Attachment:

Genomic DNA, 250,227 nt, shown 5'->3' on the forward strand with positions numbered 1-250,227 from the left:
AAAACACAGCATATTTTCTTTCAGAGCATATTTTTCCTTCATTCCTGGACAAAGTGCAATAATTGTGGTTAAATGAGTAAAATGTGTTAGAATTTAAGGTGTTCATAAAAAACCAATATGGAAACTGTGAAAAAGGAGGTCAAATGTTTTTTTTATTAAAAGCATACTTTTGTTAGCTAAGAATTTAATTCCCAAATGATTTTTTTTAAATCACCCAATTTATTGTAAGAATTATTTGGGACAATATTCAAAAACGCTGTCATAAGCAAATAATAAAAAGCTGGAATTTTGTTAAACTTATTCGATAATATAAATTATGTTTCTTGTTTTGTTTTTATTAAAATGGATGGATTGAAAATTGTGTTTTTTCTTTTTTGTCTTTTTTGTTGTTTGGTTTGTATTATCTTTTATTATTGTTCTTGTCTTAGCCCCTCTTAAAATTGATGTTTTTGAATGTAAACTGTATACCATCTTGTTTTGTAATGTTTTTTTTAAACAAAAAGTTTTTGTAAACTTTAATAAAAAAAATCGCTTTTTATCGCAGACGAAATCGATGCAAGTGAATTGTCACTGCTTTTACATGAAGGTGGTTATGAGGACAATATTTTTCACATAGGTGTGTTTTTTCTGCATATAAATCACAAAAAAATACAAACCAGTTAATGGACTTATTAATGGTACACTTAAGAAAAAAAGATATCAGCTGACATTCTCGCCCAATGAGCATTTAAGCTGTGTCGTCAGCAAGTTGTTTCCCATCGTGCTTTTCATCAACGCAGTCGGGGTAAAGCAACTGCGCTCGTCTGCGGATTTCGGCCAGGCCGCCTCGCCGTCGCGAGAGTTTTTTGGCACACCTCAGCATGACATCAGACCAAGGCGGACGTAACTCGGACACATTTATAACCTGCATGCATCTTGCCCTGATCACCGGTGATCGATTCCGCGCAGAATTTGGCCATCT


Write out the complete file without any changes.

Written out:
Genomic DNA, 250,227 nt, shown 5'->3' on the forward strand with positions numbered 1-250,227 from the left:
AAAACACAGCATATTTTCTTTCAGAGCATATTTTTCCTTCATTCCTGGACAAAGTGCAATAATTGTGGTTAAATGAGTAAAATGTGTTAGAATTTAAGGTGTTCATAAAAAACCAATATGGAAACTGTGAAAAAGGAGGTCAAATGTTTTTTTTATTAAAAGCATACTTTTGTTAGCTAAGAATTTAATTCCCAAATGATTTTTTTTAAATCACCCAATTTATTGTAAGAATTATTTGGGACAATATTCAAAAACGCTGTCATAAGCAAATAATAAAAAGCTGGAATTTTGTTAAACTTATTCGATAATATAAATTATGTTTCTTGTTTTGTTTTTATTAAAATGGATGGATTGAAAATTGTGTTTTTTCTTTTTTGTCTTTTTTGTTGTTTGGTTTGTATTATCTTTTATTATTGTTCTTGTCTTAGCCCCTCTTAAAATTGATGTTTTTGAATGTAAACTGTATACCATCTTGTTTTGTAATGTTTTTTTTAAACAAAAAGTTTTTGTAAACTTTAATAAAAAAAATCGCTTTTTATCGCAGACGAAATCGATGCAAGTGAATTGTCACTGCTTTTACATGAAGGTGGTTATGAGGACAATATTTTTCACATAGGTGTGTTTTTTCTGCATATAAATCACAAAAAAATACAAACCAGTTAATGGACTTATTAATGGTACACTTAAGAAAAAAAGATATCAGCTGACATTCTCGCCCAATGAGCATTTAAGCTGTGTCGTCAGCAAGTTGTTTCCCATCGTGCTTTTCATCAACGCAGTCGGGGTAAAGCAACTGCGCTCGTCTGCGGATTTCGGCCAGGCCGCCTCGCCGTCGCGAGAGTTTTTTGGCACACCTCAGCATGACATCAGACCAAGGCGGACGTAACTCGGACACATTTATAACCTGCATGCATCTTGCCCTGATCACCGGTGATCGATTCCGCGCAGAATTTGGCCATCT